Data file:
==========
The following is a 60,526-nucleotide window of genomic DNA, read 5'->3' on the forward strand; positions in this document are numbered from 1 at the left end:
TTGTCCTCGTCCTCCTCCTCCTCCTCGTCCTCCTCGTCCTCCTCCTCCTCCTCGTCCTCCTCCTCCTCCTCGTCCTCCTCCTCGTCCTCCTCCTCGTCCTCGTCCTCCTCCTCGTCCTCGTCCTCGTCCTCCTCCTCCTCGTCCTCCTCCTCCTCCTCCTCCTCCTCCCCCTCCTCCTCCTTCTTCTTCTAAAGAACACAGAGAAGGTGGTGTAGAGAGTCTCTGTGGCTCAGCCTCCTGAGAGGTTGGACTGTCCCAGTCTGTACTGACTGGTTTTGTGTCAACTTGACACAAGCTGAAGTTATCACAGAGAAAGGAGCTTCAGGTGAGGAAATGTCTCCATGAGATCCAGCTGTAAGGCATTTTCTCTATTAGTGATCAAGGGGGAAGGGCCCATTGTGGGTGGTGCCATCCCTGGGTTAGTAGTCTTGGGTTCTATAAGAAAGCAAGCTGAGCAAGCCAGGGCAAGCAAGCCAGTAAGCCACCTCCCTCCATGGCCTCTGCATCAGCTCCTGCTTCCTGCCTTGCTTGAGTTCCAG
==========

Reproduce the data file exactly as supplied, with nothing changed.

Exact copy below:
The following is a 60,526-nucleotide window of genomic DNA, read 5'->3' on the forward strand; positions in this document are numbered from 1 at the left end:
TTGTCCTCGTCCTCCTCCTCCTCCTCGTCCTCCTCGTCCTCCTCCTCCTCCTCGTCCTCCTCCTCCTCCTCGTCCTCCTCCTCGTCCTCCTCCTCGTCCTCGTCCTCCTCCTCGTCCTCGTCCTCGTCCTCCTCCTCCTCGTCCTCCTCCTCCTCCTCCTCCTCCTCCCCCTCCTCCTCCTTCTTCTTCTAAAGAACACAGAGAAGGTGGTGTAGAGAGTCTCTGTGGCTCAGCCTCCTGAGAGGTTGGACTGTCCCAGTCTGTACTGACTGGTTTTGTGTCAACTTGACACAAGCTGAAGTTATCACAGAGAAAGGAGCTTCAGGTGAGGAAATGTCTCCATGAGATCCAGCTGTAAGGCATTTTCTCTATTAGTGATCAAGGGGGAAGGGCCCATTGTGGGTGGTGCCATCCCTGGGTTAGTAGTCTTGGGTTCTATAAGAAAGCAAGCTGAGCAAGCCAGGGCAAGCAAGCCAGTAAGCCACCTCCCTCCATGGCCTCTGCATCAGCTCCTGCTTCCTGCCTTGCTTGAGTTCCAG